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Fiona McKerrellCarissa Najafian and Kirsty Fryer are lawyers with extensive experience of working with organisations facing financial challenges. Here they share top tips for weathering the current storm.

High Street Edinburgh during the Fringe festival
High Street in Edinburgh during the Edinburgh Fringe Festival

Festival Fringe Society

It’s a challenging and turbulent time for Scotland’s creative industries.

Last September, Creative Scotland – the public funding body for the arts and creative industries in Scotland – warned the Scottish Parliament of a serious risk of insolvency for up to a third of Scottish arts organisations. 

In December, as part of the Holyrood autumn budget, the Scottish Government increased its culture and heritage funding by £15.8m. This pledge forms part of a five-year plan which will see at least £100m invested in arts and culture by 2028-2029. The increase in funding restores £6.6m to Creative Scotland following the controversial cuts which were made to its allocated budget in the 2023/24 financial year. 

However, between increased operating costs, rising interest rates, and the cost-of-living crisis, organisations in the creative arts sector have serious questions over whether the recent increase in funding is enough to overcome the significant and prolonged challenges the industry has been facing. 

Campaign for the Arts released a statement saying that while “it’s a relief the Scottish Government has restored its £6.6m cut to Creative Scotland and recommitted this funding for next year… next year’s overall culture budget will be 6% smaller than in 2022-23 in real terms. Once the cuts to Creative Scotland have been remedied, there is only £2.6m of new cultural investment… Amid a perfect storm of challenges for artists and organisations, the Scottish Government needs to go much further, much faster.” 

What does this mean for Scotland? 

From Celtic music to the world’s largest arts festival, the arts are embedded in Scottish culture and daily life. The creative industries also contribute more than £5bn to the Scottish economy each year. 

However, despite the industry’s significant economic contribution, Creative Scotland has been voicing concerns over financial challenges for some time. Prior to the funding cuts for 2023/24, it announced that 900 jobs were at risk and that more than 12,000 freelancers were facing a loss of financial support. Any increased insolvency risk therefore has potentially far-reaching economic, social and cultural consequences. 

What options do arts organisations have?

For any arts organisation facing financial distress, understanding your options and reacting quickly is key.  Based on our extensive experience of working with such organisations, these are my top tips:

•    Developing a plan: This is critical to preparing for the future. Identifying the key issues you face as an organisation means you can prioritise and address them effectively.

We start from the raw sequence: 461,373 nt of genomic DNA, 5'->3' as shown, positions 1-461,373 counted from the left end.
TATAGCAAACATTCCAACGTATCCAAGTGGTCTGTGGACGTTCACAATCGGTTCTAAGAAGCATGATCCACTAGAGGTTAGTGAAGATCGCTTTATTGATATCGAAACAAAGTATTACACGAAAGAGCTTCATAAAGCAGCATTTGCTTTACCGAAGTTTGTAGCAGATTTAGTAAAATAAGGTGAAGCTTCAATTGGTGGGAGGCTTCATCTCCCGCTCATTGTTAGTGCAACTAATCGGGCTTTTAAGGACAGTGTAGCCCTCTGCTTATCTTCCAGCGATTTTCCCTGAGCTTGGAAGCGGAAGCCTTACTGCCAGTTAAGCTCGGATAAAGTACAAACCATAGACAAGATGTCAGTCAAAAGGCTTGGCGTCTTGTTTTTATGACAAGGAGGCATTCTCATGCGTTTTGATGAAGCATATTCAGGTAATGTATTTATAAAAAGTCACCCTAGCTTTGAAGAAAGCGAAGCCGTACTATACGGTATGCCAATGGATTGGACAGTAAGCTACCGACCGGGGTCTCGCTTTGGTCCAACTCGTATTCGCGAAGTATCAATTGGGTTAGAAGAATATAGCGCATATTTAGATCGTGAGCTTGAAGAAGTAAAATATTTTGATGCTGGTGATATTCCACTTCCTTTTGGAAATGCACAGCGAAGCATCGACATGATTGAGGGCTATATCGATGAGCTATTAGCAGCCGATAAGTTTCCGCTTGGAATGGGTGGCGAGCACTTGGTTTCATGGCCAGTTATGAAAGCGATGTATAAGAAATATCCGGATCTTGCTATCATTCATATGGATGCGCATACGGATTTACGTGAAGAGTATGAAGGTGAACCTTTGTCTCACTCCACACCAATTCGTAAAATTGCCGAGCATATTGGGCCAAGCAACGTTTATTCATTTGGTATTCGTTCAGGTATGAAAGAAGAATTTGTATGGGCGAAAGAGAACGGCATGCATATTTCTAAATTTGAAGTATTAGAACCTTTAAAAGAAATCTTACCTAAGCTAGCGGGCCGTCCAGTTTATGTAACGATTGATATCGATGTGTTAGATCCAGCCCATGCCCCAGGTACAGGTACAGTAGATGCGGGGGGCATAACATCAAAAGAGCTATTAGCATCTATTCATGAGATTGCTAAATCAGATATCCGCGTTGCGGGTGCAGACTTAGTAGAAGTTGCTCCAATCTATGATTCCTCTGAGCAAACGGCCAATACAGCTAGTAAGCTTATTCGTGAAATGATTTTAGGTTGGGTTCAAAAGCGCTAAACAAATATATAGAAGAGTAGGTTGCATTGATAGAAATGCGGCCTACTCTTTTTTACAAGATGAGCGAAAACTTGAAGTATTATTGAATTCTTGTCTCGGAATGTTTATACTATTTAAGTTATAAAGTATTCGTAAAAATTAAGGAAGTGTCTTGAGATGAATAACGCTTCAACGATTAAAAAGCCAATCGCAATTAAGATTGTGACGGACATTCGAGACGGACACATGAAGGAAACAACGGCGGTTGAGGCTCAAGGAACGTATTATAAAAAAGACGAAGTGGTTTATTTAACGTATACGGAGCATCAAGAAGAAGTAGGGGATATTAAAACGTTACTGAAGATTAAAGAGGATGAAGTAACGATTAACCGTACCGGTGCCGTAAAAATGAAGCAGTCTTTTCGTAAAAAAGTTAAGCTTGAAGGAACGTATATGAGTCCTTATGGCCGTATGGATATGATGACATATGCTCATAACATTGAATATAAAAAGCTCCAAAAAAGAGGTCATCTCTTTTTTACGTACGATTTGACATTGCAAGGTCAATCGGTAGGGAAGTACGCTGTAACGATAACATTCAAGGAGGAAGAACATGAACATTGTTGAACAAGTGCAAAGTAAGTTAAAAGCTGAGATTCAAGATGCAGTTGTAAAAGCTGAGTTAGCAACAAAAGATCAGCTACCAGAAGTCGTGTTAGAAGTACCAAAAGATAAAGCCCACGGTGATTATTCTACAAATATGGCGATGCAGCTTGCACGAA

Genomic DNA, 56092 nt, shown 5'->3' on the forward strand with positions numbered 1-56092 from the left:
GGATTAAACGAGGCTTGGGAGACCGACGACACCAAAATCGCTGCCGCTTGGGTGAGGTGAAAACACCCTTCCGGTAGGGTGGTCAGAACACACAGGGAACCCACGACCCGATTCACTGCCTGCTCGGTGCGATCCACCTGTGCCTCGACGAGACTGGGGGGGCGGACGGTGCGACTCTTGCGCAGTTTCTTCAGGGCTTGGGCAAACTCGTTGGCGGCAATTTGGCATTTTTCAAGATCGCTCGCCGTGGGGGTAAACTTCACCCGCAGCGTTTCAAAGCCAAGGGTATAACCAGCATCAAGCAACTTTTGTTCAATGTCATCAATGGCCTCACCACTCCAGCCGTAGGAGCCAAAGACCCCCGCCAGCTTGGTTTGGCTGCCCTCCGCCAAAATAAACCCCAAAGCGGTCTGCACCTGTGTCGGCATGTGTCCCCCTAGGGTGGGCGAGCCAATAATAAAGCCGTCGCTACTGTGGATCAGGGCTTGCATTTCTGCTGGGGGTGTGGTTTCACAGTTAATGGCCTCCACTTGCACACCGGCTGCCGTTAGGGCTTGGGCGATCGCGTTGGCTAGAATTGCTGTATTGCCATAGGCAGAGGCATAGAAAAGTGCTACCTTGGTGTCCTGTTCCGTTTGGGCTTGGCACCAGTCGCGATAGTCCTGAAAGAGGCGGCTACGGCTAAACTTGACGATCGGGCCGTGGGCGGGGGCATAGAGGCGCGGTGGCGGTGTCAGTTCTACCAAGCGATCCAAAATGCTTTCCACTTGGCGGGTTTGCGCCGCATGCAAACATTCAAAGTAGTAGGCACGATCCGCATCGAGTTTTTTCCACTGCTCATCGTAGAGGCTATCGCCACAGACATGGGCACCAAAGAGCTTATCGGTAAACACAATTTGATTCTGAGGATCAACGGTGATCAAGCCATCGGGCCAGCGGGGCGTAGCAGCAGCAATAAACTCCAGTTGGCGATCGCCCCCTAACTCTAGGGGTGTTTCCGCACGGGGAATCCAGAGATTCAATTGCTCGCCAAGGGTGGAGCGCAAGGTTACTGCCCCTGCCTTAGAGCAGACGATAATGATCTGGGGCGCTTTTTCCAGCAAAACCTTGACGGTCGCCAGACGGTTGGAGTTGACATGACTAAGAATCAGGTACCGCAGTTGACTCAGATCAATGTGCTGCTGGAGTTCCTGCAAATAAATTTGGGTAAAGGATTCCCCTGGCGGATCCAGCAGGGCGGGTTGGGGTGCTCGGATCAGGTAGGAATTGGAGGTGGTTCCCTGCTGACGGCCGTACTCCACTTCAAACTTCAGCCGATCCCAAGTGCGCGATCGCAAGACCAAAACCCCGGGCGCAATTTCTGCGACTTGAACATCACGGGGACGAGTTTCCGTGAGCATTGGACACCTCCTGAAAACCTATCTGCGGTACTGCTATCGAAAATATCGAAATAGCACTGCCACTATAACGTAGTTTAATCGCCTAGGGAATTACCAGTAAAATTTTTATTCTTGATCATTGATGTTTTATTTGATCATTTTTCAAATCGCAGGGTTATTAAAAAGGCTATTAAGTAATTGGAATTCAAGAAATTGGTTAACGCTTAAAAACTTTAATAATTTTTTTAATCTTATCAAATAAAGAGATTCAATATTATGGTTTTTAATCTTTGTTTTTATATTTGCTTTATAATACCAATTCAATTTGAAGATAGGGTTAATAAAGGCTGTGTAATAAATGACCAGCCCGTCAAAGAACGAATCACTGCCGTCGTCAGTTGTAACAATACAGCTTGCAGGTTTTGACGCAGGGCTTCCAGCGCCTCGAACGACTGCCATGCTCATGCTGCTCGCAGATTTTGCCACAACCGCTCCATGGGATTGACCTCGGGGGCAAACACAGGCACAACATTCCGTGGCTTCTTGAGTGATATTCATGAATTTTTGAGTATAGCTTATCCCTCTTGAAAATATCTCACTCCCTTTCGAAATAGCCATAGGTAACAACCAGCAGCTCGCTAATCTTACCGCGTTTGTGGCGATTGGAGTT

•    Financial information: Ensure your financial information is robust, up-to-date and monitored regularly. It’s important for leaders and managers to fully understand their organisation’s financial status and be positioned to identify any cash flow pressures. 
•    Enhance cash flow: When cash is under pressure, you need to consider whether there are any measures that can be taken to enhance cash flow. These may include restricting discretionary spend, negotiating with suppliers for extended payment terms, or billing clients upfront rather than at the end of a long and complex creative project.
•    Additional funding options: You may need to explore options for additional funding. This could include, for example, grant funding or taking measures to attract public fundraising. If your organisation relies on public donations, make the donation process as straightforward as possible, such as by accepting contactless payments.
•    Clear and transparent communication: Using clear and transparent communications with key stakeholders can be helpful in finding consensual solutions. Having up-to-date financial information and sensible proposals will assist with these conversations.
•    Compliance with statutory duties: Trustees and directors of organisations must be mindful of their duties. If your business is bordering on insolvency, company directors owe a duty to ensure the interests of the company’s creditors are protected. A breach of duty can lead to a director incurring personal liability. If you are concerned, seek legal advice from a restructuring professional to help navigate these risks. 

Forewarned is forearmed

The earlier you take steps to address financial challenges, the more options are likely to be available to you and the greater your chances of success. 

Many cultural organisations in Scotland are feeling overwhelmed by current challenges but seeking professional restructuring advice can be invaluable. It can help you prepare and implement a restructure or turnaround and, perhaps more importantly, mitigate the risks of personal liability for your trustees and directors.

Fiona McKerrell is a Partner, Carissa Najafian is a Trainee Solicitor and Kirsty Fryer is a Solicitor at law firm Shepherd and Wedderburn in Scotland.

If you have any questions or would like to find out more about our restructuring expertise, please get in touch on Fiona.McKerrell@shepwedd.com or 014 1566 7260.

Image of Fiona McKerrell
Headshot of Carissa Najafian
Headshot of Kirsty Fryer